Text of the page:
Our paradise is a bitter sweet cookie

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Lumepa Apelu

I am thinking like an old man not sure of whether I am going or coming in this rag. 

So much is happening that even the nail on my toe is knocking for answers. The body I drag around the forest is trying to join the quiet mind that carries it. If you see my mind out there, on your search for peace, please point it homewards to me. 

I am here, resting on a flat stone that wishes to throw me off, if it could. 

I lie in bed restless at night too. I ask my psychic friends about the sound of the universe. One of them said, that the universe is not speaking English. It is speaking in frequency. 

Well, I do not know about the mediation gurus but I think we need a world full of quiet to hear the zap of the frequency in the ways of our upside down-ish-ness these days. 

“Come here” says Rumi. “I know you are tired but this is the way. “I am spreading my arms like a butterfly would, in the recalling of Rumi, the poet, who was in love with a rose. 

But I open my eyes wide to ask a silly question. 

Did they really throw stones at the police commissioner’s car? I have the baffle in my babble because, well, who does that but the ghetto in America? 

I will not speak out loud the use of guns there too. 

Yet maybe it is true more than ever now, that the undercurrents of what we ignore about poverty and the ripples of corrupted ways are stirring. 

Note to townsmen and women: We have to start upgrading our weight loss programs and stretch our fat hidden muscles to run for safety sooner than we think. 

If the church is not causing anxiety, then it must be causing harmony among families and individuals. It must be the reason that the youth are not scattered on the road looking for idle mistakes to paint the future with. 

For I think of the church as a father figure, the one we run to when we need compassion, love and trust. I think that the church will guide me into bliss if I should be wayward and feel like a stranger in this strange life. 

For I know as a devoted child, that if my own father disowns me, I will die in my own mind. 

And it would take me years to recover, to find myself again.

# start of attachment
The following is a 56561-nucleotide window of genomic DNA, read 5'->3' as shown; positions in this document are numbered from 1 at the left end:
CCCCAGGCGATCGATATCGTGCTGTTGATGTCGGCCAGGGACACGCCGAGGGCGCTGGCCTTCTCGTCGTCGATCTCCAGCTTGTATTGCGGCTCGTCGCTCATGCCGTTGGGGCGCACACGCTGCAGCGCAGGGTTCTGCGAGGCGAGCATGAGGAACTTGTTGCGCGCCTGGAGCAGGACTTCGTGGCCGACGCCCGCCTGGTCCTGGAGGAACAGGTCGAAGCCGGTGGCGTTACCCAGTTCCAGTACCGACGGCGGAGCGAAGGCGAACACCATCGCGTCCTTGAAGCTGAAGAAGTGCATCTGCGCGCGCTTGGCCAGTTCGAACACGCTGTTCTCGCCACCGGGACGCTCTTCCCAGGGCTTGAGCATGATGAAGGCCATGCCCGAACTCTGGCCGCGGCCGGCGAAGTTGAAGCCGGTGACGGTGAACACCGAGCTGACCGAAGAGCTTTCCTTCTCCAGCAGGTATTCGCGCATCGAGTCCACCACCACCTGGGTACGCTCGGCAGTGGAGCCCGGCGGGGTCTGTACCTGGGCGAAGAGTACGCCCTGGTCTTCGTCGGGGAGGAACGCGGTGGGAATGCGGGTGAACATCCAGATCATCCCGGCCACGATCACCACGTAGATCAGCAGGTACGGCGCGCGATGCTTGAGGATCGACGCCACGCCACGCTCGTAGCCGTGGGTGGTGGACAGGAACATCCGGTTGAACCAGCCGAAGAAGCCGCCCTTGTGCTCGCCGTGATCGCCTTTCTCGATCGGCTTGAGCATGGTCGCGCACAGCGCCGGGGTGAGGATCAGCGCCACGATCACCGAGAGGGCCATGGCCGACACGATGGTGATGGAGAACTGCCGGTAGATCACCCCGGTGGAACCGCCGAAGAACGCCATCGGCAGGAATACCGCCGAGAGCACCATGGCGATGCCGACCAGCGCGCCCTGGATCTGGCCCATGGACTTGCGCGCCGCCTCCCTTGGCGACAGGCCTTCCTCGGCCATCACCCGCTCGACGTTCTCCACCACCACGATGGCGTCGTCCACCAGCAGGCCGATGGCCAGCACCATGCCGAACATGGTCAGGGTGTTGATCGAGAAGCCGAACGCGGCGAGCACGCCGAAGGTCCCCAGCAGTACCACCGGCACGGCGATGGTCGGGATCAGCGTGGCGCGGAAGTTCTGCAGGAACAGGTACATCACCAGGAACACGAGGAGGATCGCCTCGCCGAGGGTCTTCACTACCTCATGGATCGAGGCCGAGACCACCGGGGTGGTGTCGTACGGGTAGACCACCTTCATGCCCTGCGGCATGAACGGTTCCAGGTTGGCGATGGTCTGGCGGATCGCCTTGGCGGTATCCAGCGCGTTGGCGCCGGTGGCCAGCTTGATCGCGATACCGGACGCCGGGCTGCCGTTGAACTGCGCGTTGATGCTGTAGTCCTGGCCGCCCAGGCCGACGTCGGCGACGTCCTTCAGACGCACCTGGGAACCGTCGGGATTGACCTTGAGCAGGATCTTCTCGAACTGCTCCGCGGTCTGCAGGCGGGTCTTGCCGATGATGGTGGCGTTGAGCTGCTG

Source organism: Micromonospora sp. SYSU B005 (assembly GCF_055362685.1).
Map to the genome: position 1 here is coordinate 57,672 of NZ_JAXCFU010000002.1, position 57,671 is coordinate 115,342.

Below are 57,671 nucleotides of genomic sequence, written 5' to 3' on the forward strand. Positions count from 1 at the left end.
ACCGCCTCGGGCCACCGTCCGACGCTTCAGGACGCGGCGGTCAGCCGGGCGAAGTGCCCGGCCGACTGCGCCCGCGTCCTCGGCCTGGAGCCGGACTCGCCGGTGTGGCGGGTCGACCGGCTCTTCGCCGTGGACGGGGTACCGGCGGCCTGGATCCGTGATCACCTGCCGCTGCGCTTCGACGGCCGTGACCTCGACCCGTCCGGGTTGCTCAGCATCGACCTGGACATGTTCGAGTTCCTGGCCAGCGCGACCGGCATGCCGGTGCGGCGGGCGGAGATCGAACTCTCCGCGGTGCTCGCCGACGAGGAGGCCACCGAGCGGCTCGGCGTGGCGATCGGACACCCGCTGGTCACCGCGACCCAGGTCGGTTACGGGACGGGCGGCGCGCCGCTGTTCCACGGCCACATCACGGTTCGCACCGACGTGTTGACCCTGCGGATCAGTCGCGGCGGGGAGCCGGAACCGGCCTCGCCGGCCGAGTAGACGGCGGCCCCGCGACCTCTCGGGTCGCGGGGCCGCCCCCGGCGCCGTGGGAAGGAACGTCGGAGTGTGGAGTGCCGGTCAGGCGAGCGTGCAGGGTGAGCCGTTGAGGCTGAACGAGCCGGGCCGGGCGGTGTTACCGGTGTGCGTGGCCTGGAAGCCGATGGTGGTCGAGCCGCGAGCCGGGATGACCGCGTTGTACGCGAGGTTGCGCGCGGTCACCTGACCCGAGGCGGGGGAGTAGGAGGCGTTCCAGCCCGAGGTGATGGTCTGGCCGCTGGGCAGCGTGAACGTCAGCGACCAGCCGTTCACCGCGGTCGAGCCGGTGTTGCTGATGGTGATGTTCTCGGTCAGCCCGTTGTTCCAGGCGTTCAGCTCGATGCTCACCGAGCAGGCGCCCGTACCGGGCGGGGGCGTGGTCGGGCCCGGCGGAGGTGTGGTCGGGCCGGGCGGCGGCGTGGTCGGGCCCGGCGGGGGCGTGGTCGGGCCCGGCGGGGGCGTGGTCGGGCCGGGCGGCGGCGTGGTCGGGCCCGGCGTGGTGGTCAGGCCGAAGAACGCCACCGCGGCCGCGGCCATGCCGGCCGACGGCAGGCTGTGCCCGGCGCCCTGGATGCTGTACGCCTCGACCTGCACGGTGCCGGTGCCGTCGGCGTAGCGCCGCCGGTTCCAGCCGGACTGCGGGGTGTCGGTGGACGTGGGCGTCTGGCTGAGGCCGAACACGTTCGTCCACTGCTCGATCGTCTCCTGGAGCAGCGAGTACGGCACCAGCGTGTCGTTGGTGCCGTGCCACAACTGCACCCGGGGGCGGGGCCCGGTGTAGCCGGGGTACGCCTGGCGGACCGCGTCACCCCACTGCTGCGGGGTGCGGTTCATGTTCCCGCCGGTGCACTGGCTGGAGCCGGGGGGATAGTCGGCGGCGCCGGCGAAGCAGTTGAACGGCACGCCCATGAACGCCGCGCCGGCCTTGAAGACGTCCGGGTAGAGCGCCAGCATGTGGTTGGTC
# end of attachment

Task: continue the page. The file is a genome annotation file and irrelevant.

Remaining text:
But if the church is lost but pretending to be right, then whom of us has the heart to say they too are wrong? A loving child would never tell her father how stubborn he really is, would she? But here is a lesson about looking up to your heroes and mine. 

Understanding is a gift. Acceptance is a road to opportunities we never knew existed. We must accept, that other than the God we worship, nobody is entirely perfect.

We are not young anymore. We grew up some time ago, into a world of plenty things. This new world is decorated with education, chalk boards, bookishness, brick houses and fancy cars. Does anyone miss the horse that galloped by as the foot mobile was the popular vehicle of the time? Oh but I digress. That generation is half muted. The noise we make is so loud it is a cough up of absurdity to speak up about simple things.

The point in this rag is unknown to the beginner of my thoughts. So I rest my hands from writing in case someone mistakes me for flying with the fairies again. For the umpteenth time my dear reader, the fairy is me, and the flying is up to the fox in the banyan tree. 

If you watch the Cookie Monster, those of you who learned English the easy way like I did, make sure you remember to laugh a little at our life together and alongside each other. Think of every person who resides on the island, every corner of it. 

Think of the visitors, foreigners and their families and briefcases, filled with things we do not know. 

Then think like a writer would. 

Our paradise is full of stories to tell about the forging seas and the raging waves. It is bitten by the mosquitoes of epidemics, brought ashore by strangers. 

It is wet with sorrow from heavy rain and cyclones.  It is blending now into streets of poverty stricken children whose faces touch many of our hearts. But we look at them detached somehow. Our island is a home for the lost hero too. 

We forgive them like we forgive everyone because we are made by the hand of the sun, warm. Our island too, is like a permanent prisoner who is bailed out by pure luck and escapes the guard-less gates to find itself in foreign lands, where the kangaroos are kings. 

Our stories are written in every home and every church we build, because we like to tell these stories so that some hungry listener would eat them. 

So yes, our paradise is not just a pretty island, or a far away paradise where the blue sea soothes your eyes to live happily ever after. 

Our paradise is a bitter sweet cookie. The Cookie Monster loves us, as much as we love to be eaten. My only prayer is that, when our stories connect, you will remember to love in kind, no matter what part of the day you are found sitting on a stone. 

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